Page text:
Review Summary: Nobody could resist Genghis Khan in 1200 C.E. Nobody can resist Dschinghis Khan in 1979.
2 of 2 thought this review was well written
I am the Flail of God. If you had not committed great sins, God would not have sent a punishment like me upon you."
In the thirteenth century C.E, the world would fall under attack from a foe more daunting and brutal than any seen before: Genghis Khan. Nations, warned of the coming warlord by spies sent to instigate fear, trembled in fear and streets became rivers of blood. In his short, twenty-one year reign, almost the entirety of Eurasia and the Middle East were united through cruel conquest, and the Mongols’ empire prospered. After Genghis Khan’s death in 1227 C.E, the world thought that they had seen the last of the feared Khagan, but they were frightfully mistaken: in 1979, the ruler's spirit would guide a German pop band to fame and glory. Dschinghis Khan (thus was named the band) set out not to conquer the nations of the world with an arsenal of spears and swords; no, they would instead conquer the hearts of listeners worldwide with an arsenal of pop hooks and history-themed lyrics. And, goddammit, were they successful.
Dschinghis Khan is everything that one would expect from a late seventies European pop band: cheesy, hyper-catchy choruses, disco rhythms, groovy guitar riffs, and plenty of keyboards-in other words, the kind of thing that, on paper, makes the average listener grateful that the decade is long gone. Odd thing is, it all works here. Really well, actually.
Of course, anybody that insists on taking Dschinghis Khan seriously might as well not bother listening: it’ll be a perfect waste of time. Most everybody else, though, will find themselves diving into a sea of synth-fueled, anthemic goodness. From China Boy’s funky riffage to the title track’s sing-along chant of “Dschin, Dschin, Dschinghis Khan,” just about all of the melodies are both skillfully crafted and memorable. This, along with a surprising amount of variety between songs, makes the album a thoroughly enjoyable listen that almost never becomes monotonous, with a couple drawn-out songs (Israel, Israel, I’m looking at you) serving as an unfortunate exception.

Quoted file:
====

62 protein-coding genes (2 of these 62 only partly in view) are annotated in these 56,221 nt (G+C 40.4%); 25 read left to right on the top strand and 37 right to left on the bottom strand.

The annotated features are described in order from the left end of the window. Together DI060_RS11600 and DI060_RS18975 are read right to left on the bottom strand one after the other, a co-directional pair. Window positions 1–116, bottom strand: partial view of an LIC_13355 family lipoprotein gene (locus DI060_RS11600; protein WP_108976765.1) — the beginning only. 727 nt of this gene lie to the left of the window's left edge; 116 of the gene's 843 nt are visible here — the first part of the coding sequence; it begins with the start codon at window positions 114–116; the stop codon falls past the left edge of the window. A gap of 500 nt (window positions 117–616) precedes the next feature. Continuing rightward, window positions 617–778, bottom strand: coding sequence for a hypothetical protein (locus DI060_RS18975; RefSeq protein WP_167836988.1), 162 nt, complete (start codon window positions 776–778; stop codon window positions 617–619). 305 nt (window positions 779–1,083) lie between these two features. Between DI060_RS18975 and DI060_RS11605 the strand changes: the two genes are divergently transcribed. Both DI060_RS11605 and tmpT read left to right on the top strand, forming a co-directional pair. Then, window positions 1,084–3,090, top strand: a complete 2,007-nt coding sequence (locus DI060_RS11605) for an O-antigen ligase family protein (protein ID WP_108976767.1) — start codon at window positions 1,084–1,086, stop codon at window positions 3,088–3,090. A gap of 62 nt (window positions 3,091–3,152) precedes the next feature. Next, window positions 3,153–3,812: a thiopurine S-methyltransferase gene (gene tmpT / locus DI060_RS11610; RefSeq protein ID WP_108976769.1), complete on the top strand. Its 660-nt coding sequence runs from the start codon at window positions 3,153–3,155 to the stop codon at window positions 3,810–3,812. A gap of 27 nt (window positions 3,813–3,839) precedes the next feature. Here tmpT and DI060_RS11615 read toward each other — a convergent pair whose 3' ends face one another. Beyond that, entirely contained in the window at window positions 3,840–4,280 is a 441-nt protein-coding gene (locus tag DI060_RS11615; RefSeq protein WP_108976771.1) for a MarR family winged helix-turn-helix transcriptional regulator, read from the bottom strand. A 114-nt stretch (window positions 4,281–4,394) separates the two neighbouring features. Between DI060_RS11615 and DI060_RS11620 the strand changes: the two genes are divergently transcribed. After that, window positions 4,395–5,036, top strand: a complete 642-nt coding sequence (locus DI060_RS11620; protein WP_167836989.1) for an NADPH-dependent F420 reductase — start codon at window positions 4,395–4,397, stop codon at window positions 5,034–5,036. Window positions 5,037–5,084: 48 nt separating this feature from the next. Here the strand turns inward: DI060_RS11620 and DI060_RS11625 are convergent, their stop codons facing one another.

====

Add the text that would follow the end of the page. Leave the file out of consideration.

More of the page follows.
Here, we see the band at its peak, and, despite their efforts, they'd never be able to reach this level again. Granted, Dschinghis Khan never becomes anything more than gimmicky fun, but, really, what else could one want from it? As far as unpretentious, cheesy pop tunes go, these six guys dressed up like Mongol fighters are about as good as it gets.
Trying to do something well outside my comfort zone.
Yes, I am entirely serious with the rating. As much as I realize that I shouldn't, I really do like this album. I understand that the review is short, but I think I covered the album sufficiently. That said, if I find anything to add, I'll do so.
The first track on side 2 is a bit of a classic, it was no1 in a few countries. It was also entered into the Eurovision Song Contest. Moskau from what I remember is a bit similar. I first heard it in a mix which combined the title track, Moskau and maybe another, they combined very fluently.